Gun control is more than just a partisan issue. It’s a race issue.

Sarah Baldwin, Contributing Writer

Less than two weeks after the massacre at a Pittsburgh synagogue, a gunman opened fire on a bar in Thousand Oaks, Ca., killing 12 patrons on Nov. 8. Incidents such as these have left many Americans fearful of becoming victims of mass gun violence. In the past year alone, there has been a surge of anti-gun protests, including the student-led March for Our Lives in Washington, D.C. and the Never Again movement created by students from the Parkland school shooting. With Democrats’ recent takeover of the House of Representatives, it is likely that we will see a push for stricter gun control in the upcoming months. Yet, it is also a given that such measures will be met with opposition in the Republican controlled Senate. Unfortunately, gun control is and has always been an issue of race rather than one whose focus lies in protecting the lives of American citizens.

Gun control has long been addressed by race instead of the need for public safety. Up until 1967, California had an open carry law, which legally permitted carrying of loaded firearms in public. After the creation of the Black Panther Party and subsequent protest at the state Capitol, the state repealed this law and was actually supported by the NRA in doing so. Evidently, gun control is only an issue of public safety when these weapons are being yielded by people of color.

The fact is that the majority of mass shootings in the United States, from Columbine to the most recent Thousand Oaks attack, are perpetrated by armed white men, who also happen to comprise much of the Republican Party’s base. Clearly, the party cares more about protecting the rights of their white supporters to attack without punishment than they care about saving their citizens’ lives. Surely, if these attacks were committed by people of color, Republicans and the NRA–as we saw in 1967–would be the first to demand legislative action.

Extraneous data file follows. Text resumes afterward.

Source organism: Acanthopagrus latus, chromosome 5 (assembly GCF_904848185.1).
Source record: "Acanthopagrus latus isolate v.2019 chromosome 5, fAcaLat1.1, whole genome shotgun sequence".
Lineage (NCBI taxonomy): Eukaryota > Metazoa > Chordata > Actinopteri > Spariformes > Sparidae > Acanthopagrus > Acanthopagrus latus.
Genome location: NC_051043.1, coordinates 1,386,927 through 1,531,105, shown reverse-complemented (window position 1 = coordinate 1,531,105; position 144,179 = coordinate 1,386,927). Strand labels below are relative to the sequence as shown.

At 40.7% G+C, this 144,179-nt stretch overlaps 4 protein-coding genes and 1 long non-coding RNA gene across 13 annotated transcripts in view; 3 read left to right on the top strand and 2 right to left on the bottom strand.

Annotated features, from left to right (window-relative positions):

Of course, one of the most popular arguments against gun control is the idea of “good guys owning guns.” That is, Republicans believe that regulation will not prevent attacks, and instead, they believe it is necessary to arm others so that they can stop an attack when it begins. Even so, earlier this week, armed security guard Jemel Roberson attempted to apprehend a shooter in an Illinois bar. Roberson, a black man, was successful until law enforcement arrived and killed him after seeing his weapon, even despite witnesses yelling that he was security. By all accounts, Roberson was this “good guy with a gun,” yet there has been zero Republican or NRA outrage. We absolutely would have seen greater shock from conservatives had it been a white man killed for exercising his “constitutional” right to carry. Their silence simply illustrates that their promotion of gun rights and support for the Second Amendment only applies to white men.

In the past decade, Democrats have become increasingly willing to make gun control a central issue in their campaigns, especially given the rise in mass shootings. After their recent win in the midterm elections, it is almost certain that we will see a greater push for stricter regulations, such as universal background checks. Even so, now that these regulations would disturb white America instead of minorities, Republicans have been steadfast in their opposition. Evidently, they care less for the country’s safety than they do the “rights” of white citizens.

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